Conceptually I think it’s important to consider a genealogy of temporary structures. For me, this genealogy starts with the great Modernist pavilions mentioned above and logically winds up in the temporary market structures—the puestos—of Mexico City (10). The link between the pavilion and the puesto is perhaps the trade-show booth, easily disassembled and reassembled, made up of standardized parts. It’s interesting to trace a line from Kiessler (11) and Bayer to the contemporary trade-show display (12), and from there to the break-down metal structure and plastic sheeting of the puesto.


What will be on the facade of this pavilion? How about some kind of message about the degradation and destruction of our collective environment in Mexico City. Instead of showing images of a damaged and destroyed Valley of Mexico, I’d maybe do the opposite: 19th Century photographs of the valley as it was. I’m imagining a checkerboard facade made up of mural-sized photographs and coloured panels, which would be simple sheets of coloured plastic stretched onto frames. (13) It’s very boxy, I know… I was hoping by being extremely boxy, I would inspire you to do something equally un-boxy and “organic”. Anyway, think of this as a starting point, and feel free to intervene in this idea/structure in any way…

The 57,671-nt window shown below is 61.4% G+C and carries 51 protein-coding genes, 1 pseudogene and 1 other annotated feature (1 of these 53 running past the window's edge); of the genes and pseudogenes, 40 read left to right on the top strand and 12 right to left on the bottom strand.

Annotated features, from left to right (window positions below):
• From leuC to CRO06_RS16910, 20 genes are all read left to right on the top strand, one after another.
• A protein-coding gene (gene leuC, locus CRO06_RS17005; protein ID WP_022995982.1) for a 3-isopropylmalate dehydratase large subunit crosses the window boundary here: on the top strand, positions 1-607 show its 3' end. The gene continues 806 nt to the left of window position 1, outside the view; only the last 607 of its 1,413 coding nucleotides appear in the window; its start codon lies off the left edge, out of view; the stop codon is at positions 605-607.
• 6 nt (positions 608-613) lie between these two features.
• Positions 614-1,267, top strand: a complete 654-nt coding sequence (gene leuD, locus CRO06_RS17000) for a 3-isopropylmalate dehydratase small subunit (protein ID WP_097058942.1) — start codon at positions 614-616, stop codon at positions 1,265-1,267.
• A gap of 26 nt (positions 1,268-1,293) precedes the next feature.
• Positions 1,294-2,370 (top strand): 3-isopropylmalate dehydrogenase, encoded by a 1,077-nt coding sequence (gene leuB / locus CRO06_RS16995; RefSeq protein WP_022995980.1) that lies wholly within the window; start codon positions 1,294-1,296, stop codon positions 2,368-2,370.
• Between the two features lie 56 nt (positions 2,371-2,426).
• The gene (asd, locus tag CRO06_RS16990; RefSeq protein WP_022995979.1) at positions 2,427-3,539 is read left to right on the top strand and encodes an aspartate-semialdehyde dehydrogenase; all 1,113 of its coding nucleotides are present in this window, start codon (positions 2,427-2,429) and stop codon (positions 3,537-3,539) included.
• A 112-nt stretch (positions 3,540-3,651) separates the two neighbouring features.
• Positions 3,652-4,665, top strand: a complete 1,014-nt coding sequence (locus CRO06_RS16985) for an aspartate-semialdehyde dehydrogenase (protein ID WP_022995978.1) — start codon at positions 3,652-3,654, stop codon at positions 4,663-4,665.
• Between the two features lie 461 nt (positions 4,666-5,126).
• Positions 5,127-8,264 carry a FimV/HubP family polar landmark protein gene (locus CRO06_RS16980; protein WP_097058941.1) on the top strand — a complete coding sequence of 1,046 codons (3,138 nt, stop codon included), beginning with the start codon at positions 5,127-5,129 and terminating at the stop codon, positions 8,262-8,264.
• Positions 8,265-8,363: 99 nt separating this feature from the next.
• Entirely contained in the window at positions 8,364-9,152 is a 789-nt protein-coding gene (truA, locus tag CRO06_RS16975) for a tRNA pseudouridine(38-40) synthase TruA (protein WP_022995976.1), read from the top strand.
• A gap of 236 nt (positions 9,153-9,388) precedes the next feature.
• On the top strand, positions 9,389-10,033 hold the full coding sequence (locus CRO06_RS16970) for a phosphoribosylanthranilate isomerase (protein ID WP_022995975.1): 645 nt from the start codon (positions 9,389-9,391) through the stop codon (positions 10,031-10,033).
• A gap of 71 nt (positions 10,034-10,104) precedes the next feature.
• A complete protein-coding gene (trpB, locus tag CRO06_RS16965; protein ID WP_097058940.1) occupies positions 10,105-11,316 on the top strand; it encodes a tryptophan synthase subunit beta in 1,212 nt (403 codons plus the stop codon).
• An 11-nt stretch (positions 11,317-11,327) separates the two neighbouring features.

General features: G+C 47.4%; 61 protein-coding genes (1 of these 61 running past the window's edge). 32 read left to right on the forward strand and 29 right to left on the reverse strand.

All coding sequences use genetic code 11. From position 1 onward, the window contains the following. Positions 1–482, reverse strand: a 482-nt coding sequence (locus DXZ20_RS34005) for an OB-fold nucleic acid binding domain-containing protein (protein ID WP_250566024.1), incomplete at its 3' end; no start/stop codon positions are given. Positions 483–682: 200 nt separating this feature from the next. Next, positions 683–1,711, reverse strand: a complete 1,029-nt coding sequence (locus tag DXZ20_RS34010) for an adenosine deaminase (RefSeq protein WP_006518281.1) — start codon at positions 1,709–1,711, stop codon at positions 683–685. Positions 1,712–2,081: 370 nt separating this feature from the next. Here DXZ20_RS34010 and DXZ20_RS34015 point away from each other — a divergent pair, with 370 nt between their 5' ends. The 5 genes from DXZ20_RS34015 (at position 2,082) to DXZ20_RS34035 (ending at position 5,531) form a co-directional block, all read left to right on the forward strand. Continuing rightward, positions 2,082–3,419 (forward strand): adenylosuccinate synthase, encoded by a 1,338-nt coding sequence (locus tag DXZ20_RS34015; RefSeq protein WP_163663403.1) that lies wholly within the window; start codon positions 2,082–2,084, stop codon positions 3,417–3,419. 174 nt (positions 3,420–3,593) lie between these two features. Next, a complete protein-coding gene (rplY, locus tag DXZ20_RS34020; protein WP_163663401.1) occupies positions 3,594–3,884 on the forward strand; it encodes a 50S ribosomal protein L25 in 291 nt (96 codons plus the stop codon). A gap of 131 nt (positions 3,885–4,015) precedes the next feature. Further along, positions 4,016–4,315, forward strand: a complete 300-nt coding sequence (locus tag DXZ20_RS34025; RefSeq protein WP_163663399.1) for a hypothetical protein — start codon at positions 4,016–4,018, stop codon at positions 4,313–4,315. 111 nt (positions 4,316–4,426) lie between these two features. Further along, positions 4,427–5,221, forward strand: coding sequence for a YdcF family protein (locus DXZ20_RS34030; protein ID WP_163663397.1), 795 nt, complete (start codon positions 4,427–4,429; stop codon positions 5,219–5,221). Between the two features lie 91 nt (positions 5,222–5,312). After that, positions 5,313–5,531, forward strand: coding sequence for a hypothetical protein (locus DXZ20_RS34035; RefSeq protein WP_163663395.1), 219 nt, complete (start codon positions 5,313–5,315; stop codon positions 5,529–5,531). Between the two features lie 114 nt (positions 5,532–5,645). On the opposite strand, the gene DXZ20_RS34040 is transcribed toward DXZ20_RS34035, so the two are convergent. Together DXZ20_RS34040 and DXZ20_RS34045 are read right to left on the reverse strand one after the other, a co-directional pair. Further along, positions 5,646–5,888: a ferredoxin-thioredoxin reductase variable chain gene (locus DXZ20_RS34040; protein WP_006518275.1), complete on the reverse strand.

Pedro August 17, 2005

A pattern which has emerged so far (and can always change) is one where you are more “Cartesian” and I am more “organic”. You sent some images by Bayer and Rodchenko. The reticular space-frames that can be found in the work of Arturo Pani and Reynaldo Pérez Rayón. Modernism. As an opposite approach, I am thinking of some buildings that were the embodiment of anti-modern ideologies: Buildings as anti-modern manifestos.

Some that I have in mind are:


– El Anahuacali, (14) which is almost like an episode of virtual history: what would have happened if America was never discovered?